December 16, 2010 Visions of Joy on Christmas article in The Express-Times

Charity Distributes Gifts to Needy Children in Nazareth Area

by Tony Nauroth

The borough-based nonprofit group Visions of Eagles delivered 183 presents Wednesday to needy families living within the Nazareth Area School District boundaries.

Each child on Christmas will get three packages.  Two hold clothing, Visions Chairman Bud Donnelly said.  The third will be a toy, music CD and sports equipment for older boys or jewelry for older girls.  Donnelly said he got the idea for that third “fun” gift from an old Reader’s Digest story about a boy on Christmas who opened box after box of clothing.  He finally got down to the last box and held his breath, hoping for a toy.  It was a pair of socks.  As the boy trudged to his bedroom, his mother asked him where he was going.  “Up to my room to play with my socks,” he said.

The Visions of Eagles staff should deliver the last of the items by Friday morning, Donnelly said.  The program, in its third year, is called Visions of Joy.  Here’s how it works:  volunteers identify families that can’t afford Christmas presents for the children.  This is done through Visions’ database of needy families already being helped by the group with their everyday living needs, Donnelly said.  The volunteers spent about $2,000 this year for all the gifts using money donated by community members and donors far from the school district boundaries.  “We had one person from Florida who gave $500,” Donnelly said.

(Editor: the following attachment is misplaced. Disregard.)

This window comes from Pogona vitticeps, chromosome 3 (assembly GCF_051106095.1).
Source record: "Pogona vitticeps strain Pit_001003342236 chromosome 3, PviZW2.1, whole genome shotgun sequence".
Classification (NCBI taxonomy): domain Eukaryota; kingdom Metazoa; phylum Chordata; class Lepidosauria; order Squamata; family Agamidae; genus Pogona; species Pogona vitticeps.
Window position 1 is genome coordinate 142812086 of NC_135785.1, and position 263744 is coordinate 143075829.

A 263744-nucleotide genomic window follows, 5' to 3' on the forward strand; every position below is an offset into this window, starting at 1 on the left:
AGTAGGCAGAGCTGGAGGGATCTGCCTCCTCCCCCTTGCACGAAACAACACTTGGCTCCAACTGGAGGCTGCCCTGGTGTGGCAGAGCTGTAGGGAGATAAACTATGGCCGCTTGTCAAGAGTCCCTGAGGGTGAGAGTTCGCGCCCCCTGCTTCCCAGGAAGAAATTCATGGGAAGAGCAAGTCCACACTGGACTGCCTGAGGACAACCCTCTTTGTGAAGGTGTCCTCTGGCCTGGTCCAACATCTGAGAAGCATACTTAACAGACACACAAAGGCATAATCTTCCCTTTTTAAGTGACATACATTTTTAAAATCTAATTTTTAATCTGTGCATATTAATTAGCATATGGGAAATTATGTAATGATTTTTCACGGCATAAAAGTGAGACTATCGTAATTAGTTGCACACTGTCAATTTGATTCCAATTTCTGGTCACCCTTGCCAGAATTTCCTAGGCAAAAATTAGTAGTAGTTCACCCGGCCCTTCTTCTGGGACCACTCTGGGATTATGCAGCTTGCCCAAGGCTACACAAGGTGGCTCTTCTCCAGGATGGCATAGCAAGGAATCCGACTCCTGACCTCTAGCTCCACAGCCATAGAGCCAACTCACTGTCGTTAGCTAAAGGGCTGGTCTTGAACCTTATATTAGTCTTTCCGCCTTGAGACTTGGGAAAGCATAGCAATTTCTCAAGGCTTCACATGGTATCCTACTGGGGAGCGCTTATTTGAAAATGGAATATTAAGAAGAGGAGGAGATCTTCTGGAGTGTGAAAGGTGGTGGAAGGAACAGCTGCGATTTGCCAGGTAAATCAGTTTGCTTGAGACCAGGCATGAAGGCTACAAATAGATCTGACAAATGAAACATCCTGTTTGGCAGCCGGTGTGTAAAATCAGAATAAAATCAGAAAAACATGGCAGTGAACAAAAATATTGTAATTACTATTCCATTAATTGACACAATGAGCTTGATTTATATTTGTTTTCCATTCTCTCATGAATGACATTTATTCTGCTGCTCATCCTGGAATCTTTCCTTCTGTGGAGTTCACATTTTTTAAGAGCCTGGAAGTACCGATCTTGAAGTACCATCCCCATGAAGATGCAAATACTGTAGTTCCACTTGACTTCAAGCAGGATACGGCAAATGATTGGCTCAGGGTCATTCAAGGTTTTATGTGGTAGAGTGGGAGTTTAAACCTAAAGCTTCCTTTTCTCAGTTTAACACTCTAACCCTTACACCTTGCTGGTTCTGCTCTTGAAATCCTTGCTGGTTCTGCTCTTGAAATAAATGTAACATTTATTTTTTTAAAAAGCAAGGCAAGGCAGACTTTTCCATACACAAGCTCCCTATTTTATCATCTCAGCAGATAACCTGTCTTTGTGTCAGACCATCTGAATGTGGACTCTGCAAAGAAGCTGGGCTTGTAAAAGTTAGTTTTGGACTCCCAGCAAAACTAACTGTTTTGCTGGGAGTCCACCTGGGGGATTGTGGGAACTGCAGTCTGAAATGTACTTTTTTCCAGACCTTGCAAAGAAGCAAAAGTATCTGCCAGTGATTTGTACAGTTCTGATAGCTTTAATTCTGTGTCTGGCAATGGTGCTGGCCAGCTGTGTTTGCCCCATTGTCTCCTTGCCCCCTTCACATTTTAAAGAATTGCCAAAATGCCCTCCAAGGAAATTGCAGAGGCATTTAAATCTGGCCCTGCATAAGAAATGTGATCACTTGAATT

According to the Visions of Eagles mission statement, the public charity identifies needs in the Nazareth area.  “Our membership feels that those who have been blessed should be sharing their blessings with those in need,” the statement reads.  The Visions of Joy program is a growth industry for the volunteers.  The first year it provided gifts to eight children.  Last year it was 54, according to the group’s website.

Visions of Eagles is a state-recognized charity created by successful computer entrepreneur Thomas Fehnel, of Florida, who wanted to give some of his success back to his native Nazareth.  In a previous interview, Fehnel said that the idea for the name came from a vision he imagined of “an eagle hovering over Nazareth seeking out needs.”

Asked why he volunteers and donates, Donnelly said, “The people we help often tell us, ‘Thank you very much.  I don’t know what we would have done for Christmas without you.’  “That’s why we do it,” Donnelly said.